Industrialization allowed cheap production of household items using economies of scale while rapid population growth created sustained demand for commodities. Globalization in this period was decisively shaped by 18th-century imperialism. After the First and Second Opium Wars and the completion of British conquest of India, vast populations of these regions became ready consumers of European exports.

Also in this period, areas of sub-Saharan Africa and the Pacific islands were colonised. The conquest of new parts of the globe, notably sub-Saharan Africa, by Europeans yielded valuable natural resources such as rubber , diamonds and coal and helped fuel trade and investment between the European imperial powers, their colonies and the United States:.

The inhabitant of London could order by telephone, sipping his morning tea, the various products of the whole earth, and reasonably expect their early delivery upon his doorstep. Militarism and imperialism of racial and cultural rivalries were little more than the amusements of his daily newspaper. What an extraordinary episode in the economic progress of man was that age which came to an end in August In this period, the global financial system was mainly tied to the gold standard.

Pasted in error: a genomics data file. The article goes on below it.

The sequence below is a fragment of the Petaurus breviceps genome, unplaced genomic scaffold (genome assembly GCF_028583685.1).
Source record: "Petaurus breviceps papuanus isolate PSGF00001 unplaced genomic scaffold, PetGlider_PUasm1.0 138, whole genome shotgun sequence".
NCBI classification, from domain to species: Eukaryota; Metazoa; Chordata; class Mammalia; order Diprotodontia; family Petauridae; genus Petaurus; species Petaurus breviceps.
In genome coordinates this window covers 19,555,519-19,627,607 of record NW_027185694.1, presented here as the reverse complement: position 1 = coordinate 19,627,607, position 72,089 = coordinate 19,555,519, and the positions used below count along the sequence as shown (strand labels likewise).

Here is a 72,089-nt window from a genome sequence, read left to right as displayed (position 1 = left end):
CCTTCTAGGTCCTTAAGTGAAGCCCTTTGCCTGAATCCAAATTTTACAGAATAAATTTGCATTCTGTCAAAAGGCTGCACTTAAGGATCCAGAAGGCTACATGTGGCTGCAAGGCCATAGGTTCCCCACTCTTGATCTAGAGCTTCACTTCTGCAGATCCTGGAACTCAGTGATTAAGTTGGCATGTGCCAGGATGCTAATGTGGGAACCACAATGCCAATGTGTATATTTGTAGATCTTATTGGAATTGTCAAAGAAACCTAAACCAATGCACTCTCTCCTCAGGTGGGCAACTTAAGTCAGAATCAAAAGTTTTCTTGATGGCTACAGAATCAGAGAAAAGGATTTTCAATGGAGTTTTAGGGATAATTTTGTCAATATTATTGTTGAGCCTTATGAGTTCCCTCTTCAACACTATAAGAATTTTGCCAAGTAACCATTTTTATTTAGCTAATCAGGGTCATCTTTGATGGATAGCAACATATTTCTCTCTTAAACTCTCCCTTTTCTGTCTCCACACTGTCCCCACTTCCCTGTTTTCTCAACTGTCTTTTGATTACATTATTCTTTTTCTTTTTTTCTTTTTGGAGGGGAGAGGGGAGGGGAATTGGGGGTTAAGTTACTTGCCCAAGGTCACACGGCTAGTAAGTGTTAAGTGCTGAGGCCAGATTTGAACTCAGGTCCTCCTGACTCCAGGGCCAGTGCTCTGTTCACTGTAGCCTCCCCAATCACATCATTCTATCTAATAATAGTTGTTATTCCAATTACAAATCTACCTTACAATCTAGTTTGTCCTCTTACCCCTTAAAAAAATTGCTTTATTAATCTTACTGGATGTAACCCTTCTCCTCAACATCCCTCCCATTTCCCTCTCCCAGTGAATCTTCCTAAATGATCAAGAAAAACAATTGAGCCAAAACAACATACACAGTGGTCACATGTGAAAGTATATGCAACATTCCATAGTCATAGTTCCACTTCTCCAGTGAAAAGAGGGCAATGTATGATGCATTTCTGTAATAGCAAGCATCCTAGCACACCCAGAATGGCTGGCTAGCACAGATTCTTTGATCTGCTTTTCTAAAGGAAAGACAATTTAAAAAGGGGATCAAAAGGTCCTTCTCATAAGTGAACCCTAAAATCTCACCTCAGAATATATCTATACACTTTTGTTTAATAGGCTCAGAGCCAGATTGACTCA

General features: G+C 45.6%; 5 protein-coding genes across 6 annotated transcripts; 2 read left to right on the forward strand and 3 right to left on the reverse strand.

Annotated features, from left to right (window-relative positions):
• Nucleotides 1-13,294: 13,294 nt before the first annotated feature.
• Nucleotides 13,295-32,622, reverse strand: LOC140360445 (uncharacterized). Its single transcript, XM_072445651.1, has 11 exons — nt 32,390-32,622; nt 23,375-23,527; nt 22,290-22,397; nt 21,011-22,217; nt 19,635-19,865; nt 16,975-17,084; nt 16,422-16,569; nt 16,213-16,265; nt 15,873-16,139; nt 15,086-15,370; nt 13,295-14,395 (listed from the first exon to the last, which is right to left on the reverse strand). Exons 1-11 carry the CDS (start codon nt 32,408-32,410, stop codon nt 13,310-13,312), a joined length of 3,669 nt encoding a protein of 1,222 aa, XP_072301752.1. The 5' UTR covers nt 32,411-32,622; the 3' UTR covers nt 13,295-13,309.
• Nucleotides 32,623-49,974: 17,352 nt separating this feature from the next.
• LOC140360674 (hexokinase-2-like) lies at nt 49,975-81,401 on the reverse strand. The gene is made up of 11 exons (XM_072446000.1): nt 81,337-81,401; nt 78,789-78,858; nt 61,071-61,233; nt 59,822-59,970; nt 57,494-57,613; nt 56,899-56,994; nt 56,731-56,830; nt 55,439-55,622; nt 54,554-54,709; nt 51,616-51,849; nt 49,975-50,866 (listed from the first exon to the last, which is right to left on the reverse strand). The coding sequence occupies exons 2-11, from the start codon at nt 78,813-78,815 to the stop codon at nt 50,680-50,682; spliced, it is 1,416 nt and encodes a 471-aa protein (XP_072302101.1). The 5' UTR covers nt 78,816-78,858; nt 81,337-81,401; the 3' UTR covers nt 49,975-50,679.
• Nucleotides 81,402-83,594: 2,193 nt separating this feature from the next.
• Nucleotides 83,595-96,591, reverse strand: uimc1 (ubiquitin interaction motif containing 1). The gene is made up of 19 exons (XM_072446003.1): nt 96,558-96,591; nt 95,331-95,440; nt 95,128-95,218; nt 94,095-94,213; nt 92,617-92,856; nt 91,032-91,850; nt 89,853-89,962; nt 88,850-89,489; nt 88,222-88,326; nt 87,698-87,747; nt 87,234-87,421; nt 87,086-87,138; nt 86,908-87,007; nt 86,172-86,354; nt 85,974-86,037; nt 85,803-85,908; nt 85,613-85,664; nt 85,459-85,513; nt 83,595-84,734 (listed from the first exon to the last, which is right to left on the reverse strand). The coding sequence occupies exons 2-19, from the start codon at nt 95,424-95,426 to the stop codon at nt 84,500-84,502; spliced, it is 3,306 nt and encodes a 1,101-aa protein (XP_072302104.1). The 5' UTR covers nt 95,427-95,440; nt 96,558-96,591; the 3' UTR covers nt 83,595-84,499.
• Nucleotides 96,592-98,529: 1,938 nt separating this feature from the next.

The United Kingdom first formally adopted this standard in Soon to follow were Canada in , Newfoundland in , the United States and Germany de jure in New technologies, such as the telegraph , the transatlantic cable , the radiotelephone , the steamship and railway allowed goods and information to move around the world at an unprecedented degree. In the period following the global depression of the s, the state played an increasingly prominent role in the capitalistic system throughout much of the world.

The postwar boom ended in the late s and early s and the situation was worsened by the rise of stagflation. Public and political interest began shifting away from the so-called collectivist concerns of Keynes's managed capitalism to a focus on individual choice, called "remarketized capitalism". According to Harvard academic Shoshana Zuboff , a new genus of capitalism, surveillance capitalism , monetizes data acquired through surveillance.